Single-particle analysis by cryo-transmission electron microscopy (cryo-TEM) has become a key technique to study the structure of isolated biological macromolecules at high resolution1. While single-particle analysis routinely reaches resolutions at which protein side chains can be fitted unambiguously, the reductionist approach of studying protein complexes in vitro loses all information concerning their ‘molecular sociology’: the interaction of molecular complexes in their natural environment2. Conversely, in situ cryo-ET allows for the reconstruction of pleomorphic structures such as the crowded environment of the cell at molecular resolution, maintaining the interaction and localization of protein complexes within the biological system3,4,5,6,7,8.

One of the primary factors limiting the resolution of cryo-TEM is inelastic scattering. As the mean free path of an electron in vitrified biological samples is about 300–400 nm, samples beyond the size of viruses and small prokaryotic cells are generally too thick for cryo-ET7,9. As a consequence, two main sample-thinning methods to obtain electron-transparent specimens for cryo-ET have been developed: cryo-ultramicrotomy and cryo-focused ion beam (FIB) milling. Cryo-ultramicrotomy encompasses the thin sectioning of vitreous cells and tissues with a diamond knife10. The shearing forces at the knife’s edge, however, cause mechanical artifacts such as crevices and compression in the resulting sections11. More recently, the FIB instrument has been widely adopted for sample thinning at cryogenic temperatures. While not completely free of damage12,13, the technique bypasses the mechanical artifacts of cryo-ultramicrotomy14,15 and has been shown to yield data that can allow the elucidation of ribosomes to side-chain resolution8. The automation of lamella preparation by cryo-FIB milling has also reduced the need for user expertise and manual intervention16,17,18.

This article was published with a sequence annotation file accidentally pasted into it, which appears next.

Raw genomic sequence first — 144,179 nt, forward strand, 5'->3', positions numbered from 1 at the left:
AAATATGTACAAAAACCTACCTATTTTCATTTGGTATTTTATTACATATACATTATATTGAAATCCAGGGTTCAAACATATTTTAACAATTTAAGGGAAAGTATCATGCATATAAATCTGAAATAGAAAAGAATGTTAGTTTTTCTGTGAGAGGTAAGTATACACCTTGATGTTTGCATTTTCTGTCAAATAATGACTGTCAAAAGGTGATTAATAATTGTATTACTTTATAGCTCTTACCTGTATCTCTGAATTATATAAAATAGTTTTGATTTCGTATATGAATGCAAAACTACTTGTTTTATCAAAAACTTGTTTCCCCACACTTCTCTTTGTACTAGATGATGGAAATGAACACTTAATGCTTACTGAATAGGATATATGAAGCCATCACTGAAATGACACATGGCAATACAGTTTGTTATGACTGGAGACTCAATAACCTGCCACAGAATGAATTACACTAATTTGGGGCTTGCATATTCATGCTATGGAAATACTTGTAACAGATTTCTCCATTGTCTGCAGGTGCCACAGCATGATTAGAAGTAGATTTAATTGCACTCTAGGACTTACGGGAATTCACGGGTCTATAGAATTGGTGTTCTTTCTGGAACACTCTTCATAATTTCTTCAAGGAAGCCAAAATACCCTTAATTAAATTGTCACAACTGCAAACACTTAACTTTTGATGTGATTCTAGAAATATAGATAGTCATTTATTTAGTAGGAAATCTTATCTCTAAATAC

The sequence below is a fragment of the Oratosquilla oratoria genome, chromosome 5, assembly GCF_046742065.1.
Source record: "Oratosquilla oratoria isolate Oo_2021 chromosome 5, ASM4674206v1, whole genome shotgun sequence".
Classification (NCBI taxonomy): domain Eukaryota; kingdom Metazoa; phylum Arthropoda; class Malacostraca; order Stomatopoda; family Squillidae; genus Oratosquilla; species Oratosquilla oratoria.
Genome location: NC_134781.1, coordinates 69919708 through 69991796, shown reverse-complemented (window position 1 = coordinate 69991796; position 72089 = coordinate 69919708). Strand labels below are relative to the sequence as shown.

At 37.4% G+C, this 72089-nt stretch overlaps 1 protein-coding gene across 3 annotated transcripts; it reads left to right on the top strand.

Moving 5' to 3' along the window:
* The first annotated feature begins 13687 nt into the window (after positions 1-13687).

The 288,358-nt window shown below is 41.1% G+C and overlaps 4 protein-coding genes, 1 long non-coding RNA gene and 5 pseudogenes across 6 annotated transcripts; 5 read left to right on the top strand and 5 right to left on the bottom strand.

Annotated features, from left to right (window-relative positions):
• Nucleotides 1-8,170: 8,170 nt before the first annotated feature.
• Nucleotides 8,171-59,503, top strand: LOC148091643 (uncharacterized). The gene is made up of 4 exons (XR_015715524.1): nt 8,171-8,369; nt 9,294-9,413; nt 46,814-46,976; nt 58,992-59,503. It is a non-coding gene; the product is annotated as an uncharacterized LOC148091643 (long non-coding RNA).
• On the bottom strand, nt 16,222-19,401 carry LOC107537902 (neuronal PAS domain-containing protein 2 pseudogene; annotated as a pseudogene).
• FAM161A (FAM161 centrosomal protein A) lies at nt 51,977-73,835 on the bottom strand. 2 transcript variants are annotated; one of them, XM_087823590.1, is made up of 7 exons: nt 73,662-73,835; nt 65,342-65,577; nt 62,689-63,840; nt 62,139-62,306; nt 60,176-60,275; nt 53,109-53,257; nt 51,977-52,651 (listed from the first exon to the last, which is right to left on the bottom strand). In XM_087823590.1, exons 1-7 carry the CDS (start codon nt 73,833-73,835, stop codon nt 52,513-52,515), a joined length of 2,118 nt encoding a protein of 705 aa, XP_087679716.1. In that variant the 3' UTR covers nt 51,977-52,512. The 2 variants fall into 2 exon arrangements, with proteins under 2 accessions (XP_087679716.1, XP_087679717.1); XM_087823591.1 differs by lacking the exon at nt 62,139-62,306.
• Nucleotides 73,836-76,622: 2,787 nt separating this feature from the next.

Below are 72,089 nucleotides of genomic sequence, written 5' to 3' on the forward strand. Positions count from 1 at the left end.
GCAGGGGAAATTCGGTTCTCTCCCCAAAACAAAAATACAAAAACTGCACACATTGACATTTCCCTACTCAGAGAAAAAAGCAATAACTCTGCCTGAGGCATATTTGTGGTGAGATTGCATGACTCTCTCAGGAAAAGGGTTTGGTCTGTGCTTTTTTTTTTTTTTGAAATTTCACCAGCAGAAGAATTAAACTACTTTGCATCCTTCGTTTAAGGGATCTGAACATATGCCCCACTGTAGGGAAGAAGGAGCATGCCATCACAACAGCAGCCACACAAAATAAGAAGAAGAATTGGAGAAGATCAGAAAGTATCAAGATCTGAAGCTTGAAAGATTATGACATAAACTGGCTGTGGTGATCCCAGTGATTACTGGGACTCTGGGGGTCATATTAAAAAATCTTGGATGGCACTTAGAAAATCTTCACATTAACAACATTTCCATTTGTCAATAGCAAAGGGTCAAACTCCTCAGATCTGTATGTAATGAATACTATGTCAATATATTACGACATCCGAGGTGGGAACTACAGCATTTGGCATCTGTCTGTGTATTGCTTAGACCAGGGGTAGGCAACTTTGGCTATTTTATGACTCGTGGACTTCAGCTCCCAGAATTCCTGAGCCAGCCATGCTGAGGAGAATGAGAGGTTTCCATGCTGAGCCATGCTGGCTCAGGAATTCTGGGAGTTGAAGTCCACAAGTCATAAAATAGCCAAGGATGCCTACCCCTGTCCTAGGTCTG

Before thinning, the sample must be cryogenically fixed by cooling at a sufficiently high rate to prevent ice crystal formation, resulting in a vitrified sample. There are two main methods available for vitrification: plunge freezing, in which the sample is immersed at ambient pressure into liquid ethane or an ethane–propane mixture19, and high-pressure freezing (HPF), in which the sample is cooled with a jet of liquid nitrogen at a pressure of ~2,000 bar. While the former yields samples that are easily milled with a FIB, the sample thickness that can reliably be vitrified is limited and only the smallest cells vitrify entirely. HPF, on the other hand, allows for the vitrification of samples up to a thickness of roughly 200 µm20.